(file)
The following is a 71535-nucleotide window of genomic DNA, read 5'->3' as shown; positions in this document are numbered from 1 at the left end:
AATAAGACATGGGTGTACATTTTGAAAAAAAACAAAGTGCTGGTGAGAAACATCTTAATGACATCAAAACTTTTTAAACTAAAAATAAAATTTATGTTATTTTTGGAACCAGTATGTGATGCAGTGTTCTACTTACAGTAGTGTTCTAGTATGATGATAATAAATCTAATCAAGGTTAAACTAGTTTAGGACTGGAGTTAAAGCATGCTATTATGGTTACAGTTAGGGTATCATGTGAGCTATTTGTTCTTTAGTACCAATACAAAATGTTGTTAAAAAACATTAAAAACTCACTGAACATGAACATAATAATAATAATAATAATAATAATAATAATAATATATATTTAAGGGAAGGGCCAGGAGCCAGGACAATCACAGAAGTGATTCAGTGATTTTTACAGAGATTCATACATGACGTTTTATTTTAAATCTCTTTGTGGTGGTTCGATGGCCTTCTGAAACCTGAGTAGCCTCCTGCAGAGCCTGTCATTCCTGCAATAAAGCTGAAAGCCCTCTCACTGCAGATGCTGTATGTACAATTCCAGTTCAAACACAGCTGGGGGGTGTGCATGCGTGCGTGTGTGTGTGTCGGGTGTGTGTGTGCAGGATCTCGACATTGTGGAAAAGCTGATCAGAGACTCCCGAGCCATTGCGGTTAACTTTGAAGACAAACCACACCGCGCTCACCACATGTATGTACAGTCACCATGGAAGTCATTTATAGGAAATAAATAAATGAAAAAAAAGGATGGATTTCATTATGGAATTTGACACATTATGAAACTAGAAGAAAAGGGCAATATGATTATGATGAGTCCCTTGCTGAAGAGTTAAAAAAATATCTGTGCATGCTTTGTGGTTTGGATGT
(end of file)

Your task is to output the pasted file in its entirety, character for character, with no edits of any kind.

The following is a 71535-nucleotide window of genomic DNA, read 5'->3' as shown; positions in this document are numbered from 1 at the left end:
AATAAGACATGGGTGTACATTTTGAAAAAAAACAAAGTGCTGGTGAGAAACATCTTAATGACATCAAAACTTTTTAAACTAAAAATAAAATTTATGTTATTTTTGGAACCAGTATGTGATGCAGTGTTCTACTTACAGTAGTGTTCTAGTATGATGATAATAAATCTAATCAAGGTTAAACTAGTTTAGGACTGGAGTTAAAGCATGCTATTATGGTTACAGTTAGGGTATCATGTGAGCTATTTGTTCTTTAGTACCAATACAAAATGTTGTTAAAAAACATTAAAAACTCACTGAACATGAACATAATAATAATAATAATAATAATAATAATAATAATATATATTTAAGGGAAGGGCCAGGAGCCAGGACAATCACAGAAGTGATTCAGTGATTTTTACAGAGATTCATACATGACGTTTTATTTTAAATCTCTTTGTGGTGGTTCGATGGCCTTCTGAAACCTGAGTAGCCTCCTGCAGAGCCTGTCATTCCTGCAATAAAGCTGAAAGCCCTCTCACTGCAGATGCTGTATGTACAATTCCAGTTCAAACACAGCTGGGGGGTGTGCATGCGTGCGTGTGTGTGTGTCGGGTGTGTGTGTGCAGGATCTCGACATTGTGGAAAAGCTGATCAGAGACTCCCGAGCCATTGCGGTTAACTTTGAAGACAAACCACACCGCGCTCACCACATGTATGTACAGTCACCATGGAAGTCATTTATAGGAAATAAATAAATGAAAAAAAAGGATGGATTTCATTATGGAATTTGACACATTATGAAACTAGAAGAAAAGGGCAATATGATTATGATGAGTCCCTTGCTGAAGAGTTAAAAAAATATCTGTGCATGCTTTGTGGTTTGGATGT